Painful Thrombosed Piles
Without a blood clot, the lumps may look reddened and fleshy, and rubbery to the touch. A thrombosed haemorrhoid will be bluish because of the collecting blood beneath the skin, and sometimes even purplish.
A blood clot will produce sharp pain that is notably worse than that of a normal external pile.
Internal haemorrhoids introduce a whole other set of complications. Doctors categorize internal piles into stages known as degrees or grades.
The degrees indicate the increasing state of prolapse, meaning the severity of the haemorrhoidal column protruding through the rectum.
For milder cases of internal haemorrhoids, there could be no prolapse at all, or very little, in which the base of the haemorrhoidal column can be guided back through the rectum, gently with the fingers.
As the degrees progress, the columns of protruding piles can no longer be pushed back through manually and require a more intensive surgery to resolve the issue.
Even with these complications present for either type of haemorrhoidal issue, haemorrhoids are still not considered to be a dangerous or life-threatening health concern.
External and internal piles are uncomfortable, painful, and frustrating to daily life, yes, but this condition is more an indication of a need to make slight changes in the diet or lifestyle.
Severe Piles Pain
For severe cases, invasive surgeries may be recommended if conservative treatments fail to resolve piles.
For any operation that requires anesthesia, it could be considered intense and sometimes dangerous due to the increased risk of side effects following surgical procedures.
If complications are not reported immediately to the doctor following the procedure, they could worsen and may require the patient to be sent to the hospital for aftercare.
The most common surgery for extreme cases of piles is called a hemorrhoidectomy, where the surgeon removes the haemorrhoidal columns completely. A stapled hemorrhoidectomy has a similar approach but cuts off the supply of blood to force the haemorrhoids to shrink and fall off.
For both procedures, the recovery process can be trying, and the patient can experience rectal bleeding, difficulty using the bathroom, and pain. There is also no guarantee the piles will not return, which is significantly true if the patient does not make an effort to change their diet or habits.
Making Changes to Prevent Piles
If anything, piles are a reminder that your diet may not include enough fibre, and this is especially the case if you find that you are having trouble passing stools, straining on the toilet, or are not as regular as you need to be.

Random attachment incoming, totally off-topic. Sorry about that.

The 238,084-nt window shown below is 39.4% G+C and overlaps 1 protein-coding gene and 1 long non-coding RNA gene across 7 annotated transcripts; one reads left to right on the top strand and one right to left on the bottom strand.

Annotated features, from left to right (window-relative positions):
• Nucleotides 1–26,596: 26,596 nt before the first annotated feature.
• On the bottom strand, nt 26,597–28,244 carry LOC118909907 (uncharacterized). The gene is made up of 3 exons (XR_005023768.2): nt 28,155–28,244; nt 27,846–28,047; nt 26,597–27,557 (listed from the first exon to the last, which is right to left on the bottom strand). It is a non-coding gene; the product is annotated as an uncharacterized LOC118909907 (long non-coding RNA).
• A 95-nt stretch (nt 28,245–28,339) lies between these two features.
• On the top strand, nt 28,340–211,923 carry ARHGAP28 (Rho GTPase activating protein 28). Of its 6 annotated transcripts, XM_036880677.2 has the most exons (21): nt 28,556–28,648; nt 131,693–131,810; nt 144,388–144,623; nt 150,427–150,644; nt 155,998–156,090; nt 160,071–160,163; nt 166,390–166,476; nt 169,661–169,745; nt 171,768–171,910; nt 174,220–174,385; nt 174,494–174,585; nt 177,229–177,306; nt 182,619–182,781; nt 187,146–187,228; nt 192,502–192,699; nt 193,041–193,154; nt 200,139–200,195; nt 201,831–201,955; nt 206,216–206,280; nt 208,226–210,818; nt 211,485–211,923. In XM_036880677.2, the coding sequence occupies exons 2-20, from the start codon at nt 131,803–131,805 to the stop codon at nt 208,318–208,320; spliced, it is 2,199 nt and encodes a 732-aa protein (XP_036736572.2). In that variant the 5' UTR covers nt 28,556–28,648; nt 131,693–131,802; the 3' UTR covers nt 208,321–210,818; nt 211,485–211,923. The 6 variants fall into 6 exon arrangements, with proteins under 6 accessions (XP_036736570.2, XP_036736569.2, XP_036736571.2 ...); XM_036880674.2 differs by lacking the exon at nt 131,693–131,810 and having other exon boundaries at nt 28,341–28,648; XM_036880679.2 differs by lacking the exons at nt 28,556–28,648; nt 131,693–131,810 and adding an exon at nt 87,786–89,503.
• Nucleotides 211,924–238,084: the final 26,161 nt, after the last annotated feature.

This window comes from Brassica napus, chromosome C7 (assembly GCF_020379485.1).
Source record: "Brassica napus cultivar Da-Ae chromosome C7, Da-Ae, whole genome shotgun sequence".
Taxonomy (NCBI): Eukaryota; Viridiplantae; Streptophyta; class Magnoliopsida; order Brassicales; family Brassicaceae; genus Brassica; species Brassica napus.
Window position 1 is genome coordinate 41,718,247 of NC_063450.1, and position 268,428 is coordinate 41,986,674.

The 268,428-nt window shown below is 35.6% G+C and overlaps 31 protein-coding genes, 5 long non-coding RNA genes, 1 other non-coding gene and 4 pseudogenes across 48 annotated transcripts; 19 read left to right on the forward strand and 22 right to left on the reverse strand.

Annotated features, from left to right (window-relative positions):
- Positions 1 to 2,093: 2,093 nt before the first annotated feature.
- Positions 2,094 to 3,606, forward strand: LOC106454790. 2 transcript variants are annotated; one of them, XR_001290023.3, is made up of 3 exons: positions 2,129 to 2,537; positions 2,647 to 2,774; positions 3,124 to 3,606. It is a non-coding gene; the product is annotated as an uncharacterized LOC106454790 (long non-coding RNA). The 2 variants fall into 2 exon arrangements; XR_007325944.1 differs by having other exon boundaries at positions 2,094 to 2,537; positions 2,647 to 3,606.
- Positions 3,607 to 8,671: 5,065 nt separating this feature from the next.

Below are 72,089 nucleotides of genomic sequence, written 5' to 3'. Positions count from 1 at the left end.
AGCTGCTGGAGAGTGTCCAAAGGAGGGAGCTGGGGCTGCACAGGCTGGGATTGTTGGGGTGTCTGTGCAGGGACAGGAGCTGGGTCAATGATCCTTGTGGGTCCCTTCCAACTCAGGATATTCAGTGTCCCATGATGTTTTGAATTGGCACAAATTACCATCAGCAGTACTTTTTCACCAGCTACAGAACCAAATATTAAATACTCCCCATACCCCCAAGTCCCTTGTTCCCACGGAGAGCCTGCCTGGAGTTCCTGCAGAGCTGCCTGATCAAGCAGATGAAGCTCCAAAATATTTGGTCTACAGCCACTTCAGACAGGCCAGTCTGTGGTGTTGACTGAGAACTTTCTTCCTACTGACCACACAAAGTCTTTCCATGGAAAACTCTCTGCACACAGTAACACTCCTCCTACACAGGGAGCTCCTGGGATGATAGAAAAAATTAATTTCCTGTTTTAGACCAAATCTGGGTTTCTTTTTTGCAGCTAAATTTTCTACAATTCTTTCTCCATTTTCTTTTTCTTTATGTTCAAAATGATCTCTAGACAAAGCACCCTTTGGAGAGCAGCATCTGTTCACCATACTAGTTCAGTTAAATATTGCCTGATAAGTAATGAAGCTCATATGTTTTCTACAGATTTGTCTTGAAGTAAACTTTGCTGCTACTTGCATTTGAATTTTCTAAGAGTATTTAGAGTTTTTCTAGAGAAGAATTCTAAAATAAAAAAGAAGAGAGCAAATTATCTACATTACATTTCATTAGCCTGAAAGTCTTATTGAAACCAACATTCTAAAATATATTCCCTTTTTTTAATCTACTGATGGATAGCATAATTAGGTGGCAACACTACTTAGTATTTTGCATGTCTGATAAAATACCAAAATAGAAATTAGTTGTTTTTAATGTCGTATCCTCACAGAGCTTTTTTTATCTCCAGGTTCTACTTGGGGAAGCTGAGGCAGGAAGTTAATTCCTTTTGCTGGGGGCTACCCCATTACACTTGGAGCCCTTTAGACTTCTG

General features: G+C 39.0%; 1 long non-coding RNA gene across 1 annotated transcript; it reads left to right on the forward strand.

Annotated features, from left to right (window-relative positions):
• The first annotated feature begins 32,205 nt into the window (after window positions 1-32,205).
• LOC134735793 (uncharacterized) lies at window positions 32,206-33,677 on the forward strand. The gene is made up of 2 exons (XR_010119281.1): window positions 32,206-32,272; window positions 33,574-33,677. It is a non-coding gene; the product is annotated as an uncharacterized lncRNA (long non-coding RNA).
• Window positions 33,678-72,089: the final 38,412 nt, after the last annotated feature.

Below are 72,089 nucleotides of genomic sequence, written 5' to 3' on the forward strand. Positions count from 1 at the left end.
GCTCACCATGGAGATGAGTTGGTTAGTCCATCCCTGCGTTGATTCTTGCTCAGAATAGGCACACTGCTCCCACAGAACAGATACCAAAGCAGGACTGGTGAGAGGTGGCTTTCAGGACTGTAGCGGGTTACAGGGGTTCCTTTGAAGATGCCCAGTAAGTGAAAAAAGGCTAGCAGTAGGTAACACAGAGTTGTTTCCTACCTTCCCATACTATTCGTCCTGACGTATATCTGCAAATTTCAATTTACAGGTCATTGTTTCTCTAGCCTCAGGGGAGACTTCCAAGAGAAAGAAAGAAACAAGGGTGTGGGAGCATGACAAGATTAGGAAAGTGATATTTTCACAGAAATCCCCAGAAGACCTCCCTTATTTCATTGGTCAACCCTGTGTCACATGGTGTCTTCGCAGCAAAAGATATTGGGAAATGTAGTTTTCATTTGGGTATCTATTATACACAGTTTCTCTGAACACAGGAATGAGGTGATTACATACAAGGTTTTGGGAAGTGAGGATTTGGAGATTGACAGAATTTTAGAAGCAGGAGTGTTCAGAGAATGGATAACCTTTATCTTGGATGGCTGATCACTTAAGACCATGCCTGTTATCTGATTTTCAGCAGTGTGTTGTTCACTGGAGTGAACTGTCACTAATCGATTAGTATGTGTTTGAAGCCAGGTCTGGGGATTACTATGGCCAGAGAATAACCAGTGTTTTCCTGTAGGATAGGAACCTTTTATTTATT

Piles are not dangerous for your health, but they can be a sign to show you that you could be doing better with either your diet or lifestyle.
Adding more fibre into your diet can cut down the frequency of piles.
For factors, you cannot control, such as your age, if you are pregnant, or just went through delivery, striving for a more fibrous diet can help counteract the pressure placed on the rectal veins, creating a higher risk of piles.
In many cases, additional fibre is more effective than other methods of treating piles.
How to Stop Painful Piles
There are options for temporary relief of symptoms, too. Balms, salves, ointments, and topical creams can do wonders for anyone suffering from the painful lumps of external piles and even target the annoying symptom of anal itch.
Suppositories have shown to be useful in many patients and taking supplements designed to relieve piles also have produced positive results.
In culmination with a proper diet, exercise and drinking plenty of water are also equally as important.
Exercise, as you likely are already aware, improves circulation, something that your rectal veins rely on to supply the lowest part of the rectum with rich blood.
Hydration contributes to the stool’s moisture content, and a stool with higher water content is much easier to pass than one without.
For anyone with the symptom of rectal bleeding, a visit to your GP is necessary. Rectal bleeding is typically an indication of internal piles, but your GP may want to pursue additional examinations to ensure that the rectal bleeding is not a symptom of a separate gastrointestinal issue.